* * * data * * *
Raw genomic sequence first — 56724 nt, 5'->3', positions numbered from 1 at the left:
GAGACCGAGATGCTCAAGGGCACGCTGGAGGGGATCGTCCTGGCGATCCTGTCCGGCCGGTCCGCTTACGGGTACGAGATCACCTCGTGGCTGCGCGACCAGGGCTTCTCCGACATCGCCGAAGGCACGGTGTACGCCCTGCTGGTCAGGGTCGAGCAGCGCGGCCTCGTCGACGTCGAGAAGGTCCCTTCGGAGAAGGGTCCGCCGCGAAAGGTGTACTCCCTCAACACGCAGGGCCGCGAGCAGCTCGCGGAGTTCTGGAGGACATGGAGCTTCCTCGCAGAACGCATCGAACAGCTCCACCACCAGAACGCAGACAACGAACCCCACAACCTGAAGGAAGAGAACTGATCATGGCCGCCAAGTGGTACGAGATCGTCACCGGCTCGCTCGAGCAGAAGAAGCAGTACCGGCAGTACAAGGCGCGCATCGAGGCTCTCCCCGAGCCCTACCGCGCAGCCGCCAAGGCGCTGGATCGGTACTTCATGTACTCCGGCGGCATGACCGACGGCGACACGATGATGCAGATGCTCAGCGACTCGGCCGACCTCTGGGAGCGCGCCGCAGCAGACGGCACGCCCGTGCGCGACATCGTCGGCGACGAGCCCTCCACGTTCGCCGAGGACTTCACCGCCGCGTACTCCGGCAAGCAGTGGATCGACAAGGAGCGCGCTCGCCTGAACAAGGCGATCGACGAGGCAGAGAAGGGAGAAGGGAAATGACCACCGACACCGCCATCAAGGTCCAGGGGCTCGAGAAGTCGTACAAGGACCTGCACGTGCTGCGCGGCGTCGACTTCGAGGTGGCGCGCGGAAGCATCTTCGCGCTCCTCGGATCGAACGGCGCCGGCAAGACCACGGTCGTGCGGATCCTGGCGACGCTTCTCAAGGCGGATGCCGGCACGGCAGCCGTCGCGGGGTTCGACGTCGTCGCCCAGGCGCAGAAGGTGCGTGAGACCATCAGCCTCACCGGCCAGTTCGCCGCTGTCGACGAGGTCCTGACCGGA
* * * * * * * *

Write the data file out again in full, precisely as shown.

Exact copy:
Raw genomic sequence first — 56724 nt, 5'->3', positions numbered from 1 at the left:
GAGACCGAGATGCTCAAGGGCACGCTGGAGGGGATCGTCCTGGCGATCCTGTCCGGCCGGTCCGCTTACGGGTACGAGATCACCTCGTGGCTGCGCGACCAGGGCTTCTCCGACATCGCCGAAGGCACGGTGTACGCCCTGCTGGTCAGGGTCGAGCAGCGCGGCCTCGTCGACGTCGAGAAGGTCCCTTCGGAGAAGGGTCCGCCGCGAAAGGTGTACTCCCTCAACACGCAGGGCCGCGAGCAGCTCGCGGAGTTCTGGAGGACATGGAGCTTCCTCGCAGAACGCATCGAACAGCTCCACCACCAGAACGCAGACAACGAACCCCACAACCTGAAGGAAGAGAACTGATCATGGCCGCCAAGTGGTACGAGATCGTCACCGGCTCGCTCGAGCAGAAGAAGCAGTACCGGCAGTACAAGGCGCGCATCGAGGCTCTCCCCGAGCCCTACCGCGCAGCCGCCAAGGCGCTGGATCGGTACTTCATGTACTCCGGCGGCATGACCGACGGCGACACGATGATGCAGATGCTCAGCGACTCGGCCGACCTCTGGGAGCGCGCCGCAGCAGACGGCACGCCCGTGCGCGACATCGTCGGCGACGAGCCCTCCACGTTCGCCGAGGACTTCACCGCCGCGTACTCCGGCAAGCAGTGGATCGACAAGGAGCGCGCTCGCCTGAACAAGGCGATCGACGAGGCAGAGAAGGGAGAAGGGAAATGACCACCGACACCGCCATCAAGGTCCAGGGGCTCGAGAAGTCGTACAAGGACCTGCACGTGCTGCGCGGCGTCGACTTCGAGGTGGCGCGCGGAAGCATCTTCGCGCTCCTCGGATCGAACGGCGCCGGCAAGACCACGGTCGTGCGGATCCTGGCGACGCTTCTCAAGGCGGATGCCGGCACGGCAGCCGTCGCGGGGTTCGACGTCGTCGCCCAGGCGCAGAAGGTGCGTGAGACCATCAGCCTCACCGGCCAGTTCGCCGCTGTCGACGAGGTCCTGACCGGA